It’s become an old saw: What will Phil do next? Turns out, to the surprise of many, it probably won’t be play in the U.S. Open at Erin Hills, as Mickelson instead plans to attend his daughter’s high school graduation in San Diego this Thursday. But, on the remote chance that a weather delay might allow him to private jet his way to Wisconsin in time to make his first-round afternoon tee time, he still might. Once again, we wonder what Phil will do.
Mickelson’s ongoing adventures—especially in the championship where he has finished second six times but never won—bring to mind episodes from my history with him, which goes back to 1988, when he was an incoming freshman at Arizona State. In the early years, especially, we worked on a lot of articles for Golf Digest together, and in 2009 I helped put together his book, Secrets of the Short Game. The relationship has waned as Phil has lost some of his zest for magazine work, but to this point he has provided me with plenty of memories and a few metaphors for all those runner-up finishes.
Early in the week at the 2004 Doral Open, Mickelson and Johnny Miller were walking together following a business meeting with Ford, the car company at the time sponsoring both players. Small talk quickly devolved into needling, something both are expert at and prone to do, when Phil took it to another level.
“I could probably kick your butt,” Phil said. “I know karate and kung fu. I’m stronger than you.”
“I don’t know if you’re that strong,” Miller said. “You want to arm wrestle and see how strong you are?”
Phil accepted. The two men found a small table and took places opposite one another. Phil put his left arm on the table and invited Miller to take hold. It was a bad move by Phil because Miller is left-handed and had also arm-wrestled a lot as a kid growing up in San Francisco. It was sort of a pasttime there. In short order—Miller guesses it was one second—he slammed Phil’s arm to the table. Phil, stunned, asked for a do-over. Miller obliged, and in another second pinned Mickelson again.
He now demanded they switch hands. Miller won again, this time even more quickly, as if to make a point. “I still think I could kick your butt,” Phil fumed. “I know karate.”
Miller passed along to me this story at the end of 2004, and I recall him telling it in a non-Phil context—something about how Craig Stadler, who had five wins on the senior tour that year, was still a powerful guy at age 51. But the tale struck me as analogous to what happened to Phil a few months earlier at the U.S. Open at Shinnecock Hills.
Seeking his first U.S. Open title in his 13th try as a pro, Phil birdied the 13th, 15th and 16th holes in the final round to take a one-stroke lead over Retief Goosen. You could see him feeling his oats as he came to the tee on the par-3 17th. There, Phil challenged venerable old Shinnecock the way he’d challenged venerable old Miller to lock wrists with him. And Phil promptly got slammed, hitting into the right greenside bunker and making a quick double bogey. Within minutes Phil was gone, a runner-up to Goosen by one.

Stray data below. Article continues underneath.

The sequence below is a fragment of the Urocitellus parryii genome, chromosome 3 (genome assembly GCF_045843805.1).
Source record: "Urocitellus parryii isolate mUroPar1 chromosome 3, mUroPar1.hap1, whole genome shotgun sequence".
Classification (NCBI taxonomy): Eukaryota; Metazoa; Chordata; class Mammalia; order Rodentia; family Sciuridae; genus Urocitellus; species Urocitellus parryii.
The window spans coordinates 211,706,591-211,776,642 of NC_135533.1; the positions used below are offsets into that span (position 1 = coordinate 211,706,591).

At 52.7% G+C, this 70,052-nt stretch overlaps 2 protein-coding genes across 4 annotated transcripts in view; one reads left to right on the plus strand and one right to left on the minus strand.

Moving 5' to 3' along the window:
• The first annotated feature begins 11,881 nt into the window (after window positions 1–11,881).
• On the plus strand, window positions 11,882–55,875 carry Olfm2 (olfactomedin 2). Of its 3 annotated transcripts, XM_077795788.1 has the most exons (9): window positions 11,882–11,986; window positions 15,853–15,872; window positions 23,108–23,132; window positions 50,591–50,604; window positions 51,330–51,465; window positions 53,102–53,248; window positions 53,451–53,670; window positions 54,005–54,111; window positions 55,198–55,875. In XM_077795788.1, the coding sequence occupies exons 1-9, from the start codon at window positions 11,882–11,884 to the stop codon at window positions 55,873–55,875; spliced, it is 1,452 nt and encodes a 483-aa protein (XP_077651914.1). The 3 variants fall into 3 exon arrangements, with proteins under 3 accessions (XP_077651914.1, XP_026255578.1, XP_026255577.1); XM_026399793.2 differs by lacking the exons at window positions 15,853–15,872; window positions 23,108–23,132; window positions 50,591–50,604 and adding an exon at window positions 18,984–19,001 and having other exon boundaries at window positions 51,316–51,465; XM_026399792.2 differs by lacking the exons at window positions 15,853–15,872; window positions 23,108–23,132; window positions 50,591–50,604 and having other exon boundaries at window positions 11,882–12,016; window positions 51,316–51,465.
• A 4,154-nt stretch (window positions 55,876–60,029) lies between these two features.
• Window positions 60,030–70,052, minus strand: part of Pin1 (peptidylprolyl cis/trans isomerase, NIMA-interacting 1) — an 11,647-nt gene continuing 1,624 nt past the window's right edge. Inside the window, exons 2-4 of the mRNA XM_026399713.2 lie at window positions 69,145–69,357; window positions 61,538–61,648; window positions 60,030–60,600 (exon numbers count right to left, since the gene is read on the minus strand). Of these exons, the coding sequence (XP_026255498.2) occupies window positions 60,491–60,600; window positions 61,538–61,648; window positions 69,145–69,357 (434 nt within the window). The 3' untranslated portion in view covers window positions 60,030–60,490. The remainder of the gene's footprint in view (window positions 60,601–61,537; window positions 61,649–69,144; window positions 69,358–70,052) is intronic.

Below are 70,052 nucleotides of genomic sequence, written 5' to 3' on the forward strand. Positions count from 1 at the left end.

Mickelson’s near misses at the U.S. Open aren’t hard to explain. There’s no curse, just an exasperating roll call of crucial missteps with the putter (Pinehurst 1999, Bethpage 2009), stalled charges (Bethpage 2002), terrible shots hit at the worst time (Shinnecock Hills 2004, Winged Foot 2006) and at least one poor Sunday start that put him on his heels early (Merion 2013). Save for his 72nd-hole, double-bogey disaster at Winged Foot, where he lost by one, his misses were never the result of a collapse.
Inevitably, there were comparisons to Tiger Woods, often using Woods’ strongest competitive qualities—focus, heart and mental toughness—as the criteria. And the resulting analysis could be cruel.
But the criticisms are suspect. It’s clear that aspects of Phil’s play that have held him back at the U.S. Open were virtues in other arenas. Take the putt for par at the 17th he needed on Sunday at Shinnecock, which scooted a good six feet past and led to a dreadful double. Sure he hit it too hard. But as his caddie, Jim Mackay, has pointed out, “So many times at Augusta I’ve watched Phil have a four-foot downhill putt, the read ball-inside-the-edge, the kind of putt you know will go 10 feet past if he misses. Time after time I’ve watched Phil hit it so hard he took all the break out of it and crashed into the back of the hole. Only great players have the nerve and ability to do that.” It’s hard to argue with three Masters titles.
Second, Phil’s way of going—the aggressive putting style, trying the risky flop from tall rough or his sometimes fatal tendency to smash driver when a 3-wood or 2-iron would do just fine—is his DNA. The times he relented and tried to alter his playing style or technique—shortening and tightening his driver swing under first Rick Smith and then Butch Harmon, from 2004 to 2015 is a good example—were like giving a child nasty-tasting medicine. Phil swallowed it because he knew it was good for him, but he also wanted to spit it out.